Dear Mr Jaitley, Even though the government overshot its fiscal deficit target—4.1% of gross domestic product—for the year in the first nine months of 2014-15, we are fairly confident that you will succeed in sticking to it by paring expenditure in the January-March fourth quarter, taking care of lower revenue collection. We are also certain that you will reiterate your commitment to fiscal consolidation when you present the Union budget over the weekend.
Nobody is surprised at the number of applications that Reserve Bank of India (RBI) has received for setting up small finance banks and payments banks. If nothing else, the numbers—72 applications for small banks and 41 for payments banks—show how starved of banking services Asia’s third largest economy is. The highest number of applications seeking licences for small banks are from the national capital region (14), followed by Mumbai (12), Kolkata (nine) and Bengaluru (seven).
The government has revised the fiscal year 2014 economic growth to 6.9% from 4.7% after changing the base year and calculation methods of gross domestic product or GDP.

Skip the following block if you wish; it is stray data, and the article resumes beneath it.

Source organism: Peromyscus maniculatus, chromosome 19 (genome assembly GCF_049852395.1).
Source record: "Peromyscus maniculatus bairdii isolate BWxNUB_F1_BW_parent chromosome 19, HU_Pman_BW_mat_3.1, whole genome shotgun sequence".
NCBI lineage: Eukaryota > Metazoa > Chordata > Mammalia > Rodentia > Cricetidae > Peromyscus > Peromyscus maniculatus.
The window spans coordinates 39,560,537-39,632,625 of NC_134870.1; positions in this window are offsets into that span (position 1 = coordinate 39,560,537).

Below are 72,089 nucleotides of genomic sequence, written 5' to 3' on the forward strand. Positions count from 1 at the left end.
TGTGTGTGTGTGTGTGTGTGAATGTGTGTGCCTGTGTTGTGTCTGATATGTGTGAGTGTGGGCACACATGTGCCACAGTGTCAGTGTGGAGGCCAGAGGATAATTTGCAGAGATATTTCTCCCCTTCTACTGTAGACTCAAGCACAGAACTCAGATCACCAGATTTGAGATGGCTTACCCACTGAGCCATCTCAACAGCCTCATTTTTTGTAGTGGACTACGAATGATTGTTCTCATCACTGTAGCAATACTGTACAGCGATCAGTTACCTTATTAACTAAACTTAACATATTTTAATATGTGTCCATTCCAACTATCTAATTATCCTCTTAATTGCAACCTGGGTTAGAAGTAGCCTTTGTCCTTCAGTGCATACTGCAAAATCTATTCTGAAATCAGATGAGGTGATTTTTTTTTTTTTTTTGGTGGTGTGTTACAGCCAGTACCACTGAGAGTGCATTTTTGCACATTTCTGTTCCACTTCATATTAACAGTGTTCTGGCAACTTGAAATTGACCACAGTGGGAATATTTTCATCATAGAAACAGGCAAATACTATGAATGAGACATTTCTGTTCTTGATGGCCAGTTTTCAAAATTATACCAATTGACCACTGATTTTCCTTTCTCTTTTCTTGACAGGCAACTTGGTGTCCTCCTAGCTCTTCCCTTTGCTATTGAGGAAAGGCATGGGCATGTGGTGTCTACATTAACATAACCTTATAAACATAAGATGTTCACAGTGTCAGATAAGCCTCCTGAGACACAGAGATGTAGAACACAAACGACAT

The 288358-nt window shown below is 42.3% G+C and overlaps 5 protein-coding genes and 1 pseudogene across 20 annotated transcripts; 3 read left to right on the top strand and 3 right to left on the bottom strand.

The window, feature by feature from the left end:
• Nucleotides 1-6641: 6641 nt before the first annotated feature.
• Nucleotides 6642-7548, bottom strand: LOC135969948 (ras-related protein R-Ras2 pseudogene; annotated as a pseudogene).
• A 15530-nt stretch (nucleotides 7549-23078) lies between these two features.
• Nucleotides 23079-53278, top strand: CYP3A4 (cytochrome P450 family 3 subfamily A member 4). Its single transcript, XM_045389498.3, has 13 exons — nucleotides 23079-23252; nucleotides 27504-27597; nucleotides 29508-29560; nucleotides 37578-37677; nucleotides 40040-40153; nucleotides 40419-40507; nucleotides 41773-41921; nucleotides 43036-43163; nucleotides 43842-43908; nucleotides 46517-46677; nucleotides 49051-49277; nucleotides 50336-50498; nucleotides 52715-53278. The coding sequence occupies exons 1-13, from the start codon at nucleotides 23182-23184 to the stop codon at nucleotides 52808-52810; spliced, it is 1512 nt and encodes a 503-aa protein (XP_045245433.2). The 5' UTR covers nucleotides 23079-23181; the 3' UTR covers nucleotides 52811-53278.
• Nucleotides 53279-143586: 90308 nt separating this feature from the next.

When will we see the second rate cut in the current monetary cycle in India? Those who were looking for a clue to this in the Reserve Bank of India’s (RBI) bimonthly monetary policy review on Tuesday, if not a cut itself, have been disappointed. RBI has not cut the rate and there is no hint either of going in for yet another rate cut outside the policy review—something the central bank did on 15 January. Frankly, nothing has changed between 15 January and now and no fresh set of data has come in which could have prompted RBI to do an encore on Tuesday on the rate front.
Shall we see yet another rate cut on Tuesday at the monetary policy review? To what extent will the policy rate come down in 2015 and at what pace? These questions reverberate through the Indian financial sector even as a quarter percentage point cut in the policy rate on 15 January, little more than two weeks ahead of the Reserve Bank of India’s (RBI) monetary policy review on 3 February, has kick-started an easy money cycle. Has anything changed between 15 January and now that could prompt RBI governor Raghuram Rajan to announce another round of rate cuts on Tuesday? The southward movement of international oil prices has been continuing and the European Central Bank (ECB) has joined the Bank of Japan to infuse loads of money into the system. Beginning March, it would spend $68 billion a month purchasing debt to ward off the threat of deflation in the euro zone.